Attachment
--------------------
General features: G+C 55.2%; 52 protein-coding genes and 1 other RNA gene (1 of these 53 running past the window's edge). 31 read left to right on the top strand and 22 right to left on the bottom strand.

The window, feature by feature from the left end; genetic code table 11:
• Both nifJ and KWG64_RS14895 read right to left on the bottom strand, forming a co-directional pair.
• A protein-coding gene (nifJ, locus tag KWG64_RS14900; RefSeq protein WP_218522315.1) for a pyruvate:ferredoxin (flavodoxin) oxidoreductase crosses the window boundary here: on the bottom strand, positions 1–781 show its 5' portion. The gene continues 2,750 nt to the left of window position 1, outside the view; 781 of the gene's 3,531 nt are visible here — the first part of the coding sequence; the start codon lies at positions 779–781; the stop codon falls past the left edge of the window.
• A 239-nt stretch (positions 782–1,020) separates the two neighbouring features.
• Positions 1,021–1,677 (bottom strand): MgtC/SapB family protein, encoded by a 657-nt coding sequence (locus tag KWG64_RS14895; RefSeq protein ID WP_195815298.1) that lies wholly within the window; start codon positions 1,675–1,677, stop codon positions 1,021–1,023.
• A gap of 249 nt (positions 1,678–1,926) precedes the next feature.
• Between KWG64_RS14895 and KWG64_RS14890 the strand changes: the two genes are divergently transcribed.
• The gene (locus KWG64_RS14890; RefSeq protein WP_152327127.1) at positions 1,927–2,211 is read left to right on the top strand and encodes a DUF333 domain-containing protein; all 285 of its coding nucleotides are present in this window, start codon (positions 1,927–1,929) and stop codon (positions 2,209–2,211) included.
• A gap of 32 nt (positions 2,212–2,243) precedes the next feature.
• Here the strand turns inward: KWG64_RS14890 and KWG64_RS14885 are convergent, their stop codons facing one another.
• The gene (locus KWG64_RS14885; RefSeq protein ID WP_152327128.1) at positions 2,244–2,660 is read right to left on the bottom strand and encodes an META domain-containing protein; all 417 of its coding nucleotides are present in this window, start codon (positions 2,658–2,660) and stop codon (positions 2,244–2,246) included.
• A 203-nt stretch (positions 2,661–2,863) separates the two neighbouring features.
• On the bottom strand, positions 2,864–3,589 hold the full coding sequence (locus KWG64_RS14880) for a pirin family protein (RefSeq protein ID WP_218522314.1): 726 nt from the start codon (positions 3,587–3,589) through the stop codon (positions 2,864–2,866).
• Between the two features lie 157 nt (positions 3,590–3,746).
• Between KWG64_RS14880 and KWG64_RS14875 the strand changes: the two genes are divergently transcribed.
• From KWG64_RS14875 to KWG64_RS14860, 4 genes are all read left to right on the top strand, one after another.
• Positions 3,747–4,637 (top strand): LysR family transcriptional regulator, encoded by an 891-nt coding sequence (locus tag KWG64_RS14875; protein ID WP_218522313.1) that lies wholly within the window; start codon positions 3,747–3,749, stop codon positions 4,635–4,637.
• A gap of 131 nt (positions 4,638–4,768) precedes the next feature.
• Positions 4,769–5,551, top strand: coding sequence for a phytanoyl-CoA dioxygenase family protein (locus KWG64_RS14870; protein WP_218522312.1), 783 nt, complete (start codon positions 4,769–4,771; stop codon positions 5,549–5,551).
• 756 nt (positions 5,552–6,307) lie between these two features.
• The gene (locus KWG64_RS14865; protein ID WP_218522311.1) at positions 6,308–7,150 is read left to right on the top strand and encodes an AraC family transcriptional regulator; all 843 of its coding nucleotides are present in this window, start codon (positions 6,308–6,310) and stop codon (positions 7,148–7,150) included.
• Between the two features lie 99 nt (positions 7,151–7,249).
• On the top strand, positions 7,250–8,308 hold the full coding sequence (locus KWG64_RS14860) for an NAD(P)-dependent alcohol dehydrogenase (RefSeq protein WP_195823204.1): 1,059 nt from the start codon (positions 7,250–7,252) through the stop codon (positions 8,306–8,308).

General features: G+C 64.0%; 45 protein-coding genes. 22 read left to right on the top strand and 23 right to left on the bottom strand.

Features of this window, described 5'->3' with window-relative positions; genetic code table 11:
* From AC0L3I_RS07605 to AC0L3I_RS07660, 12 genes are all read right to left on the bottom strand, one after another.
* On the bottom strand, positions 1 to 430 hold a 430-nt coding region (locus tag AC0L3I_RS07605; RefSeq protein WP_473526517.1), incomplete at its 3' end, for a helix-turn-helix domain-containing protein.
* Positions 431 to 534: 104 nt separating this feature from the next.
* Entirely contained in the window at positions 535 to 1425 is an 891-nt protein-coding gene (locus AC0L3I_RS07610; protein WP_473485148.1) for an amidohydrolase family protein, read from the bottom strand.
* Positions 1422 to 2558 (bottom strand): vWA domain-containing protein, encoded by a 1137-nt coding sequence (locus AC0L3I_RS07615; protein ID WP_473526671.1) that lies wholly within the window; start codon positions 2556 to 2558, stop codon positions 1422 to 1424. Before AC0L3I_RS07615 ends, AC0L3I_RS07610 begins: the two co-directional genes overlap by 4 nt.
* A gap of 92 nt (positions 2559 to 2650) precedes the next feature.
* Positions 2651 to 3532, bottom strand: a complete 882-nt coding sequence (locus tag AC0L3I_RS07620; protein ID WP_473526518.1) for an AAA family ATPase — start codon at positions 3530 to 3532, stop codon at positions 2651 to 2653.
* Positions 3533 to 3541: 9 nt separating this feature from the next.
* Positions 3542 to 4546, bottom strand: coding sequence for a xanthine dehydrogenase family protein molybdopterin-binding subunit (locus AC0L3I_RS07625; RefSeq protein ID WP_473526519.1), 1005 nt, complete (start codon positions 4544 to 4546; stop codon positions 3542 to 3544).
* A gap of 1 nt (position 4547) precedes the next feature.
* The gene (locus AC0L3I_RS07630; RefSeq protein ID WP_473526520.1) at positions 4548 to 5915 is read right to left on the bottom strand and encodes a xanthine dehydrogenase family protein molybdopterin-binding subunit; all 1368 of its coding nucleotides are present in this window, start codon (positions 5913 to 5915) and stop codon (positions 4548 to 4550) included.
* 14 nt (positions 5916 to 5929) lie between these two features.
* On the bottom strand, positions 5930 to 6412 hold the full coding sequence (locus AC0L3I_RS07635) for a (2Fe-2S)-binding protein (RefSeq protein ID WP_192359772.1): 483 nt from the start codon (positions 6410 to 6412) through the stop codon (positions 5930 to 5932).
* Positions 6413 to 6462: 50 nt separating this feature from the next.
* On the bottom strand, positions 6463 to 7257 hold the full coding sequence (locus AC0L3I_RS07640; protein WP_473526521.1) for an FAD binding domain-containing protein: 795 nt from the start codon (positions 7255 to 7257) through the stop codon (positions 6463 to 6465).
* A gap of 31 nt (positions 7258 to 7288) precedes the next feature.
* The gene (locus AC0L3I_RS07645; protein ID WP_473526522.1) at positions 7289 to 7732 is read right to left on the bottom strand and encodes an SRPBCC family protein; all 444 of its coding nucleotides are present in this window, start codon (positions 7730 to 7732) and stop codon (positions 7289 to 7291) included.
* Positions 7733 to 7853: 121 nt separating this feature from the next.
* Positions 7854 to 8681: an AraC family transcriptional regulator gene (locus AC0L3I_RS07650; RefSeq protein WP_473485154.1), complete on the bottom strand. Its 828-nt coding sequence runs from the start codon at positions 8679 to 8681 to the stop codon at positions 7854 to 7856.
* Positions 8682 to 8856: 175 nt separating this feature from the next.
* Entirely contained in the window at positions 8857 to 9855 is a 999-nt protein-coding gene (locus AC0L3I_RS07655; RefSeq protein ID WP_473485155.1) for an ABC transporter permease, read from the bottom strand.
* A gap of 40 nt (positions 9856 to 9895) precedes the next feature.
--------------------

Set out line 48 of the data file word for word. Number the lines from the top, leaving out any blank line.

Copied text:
* A gap of 40 nt (positions 9856 to 9895) precedes the next feature.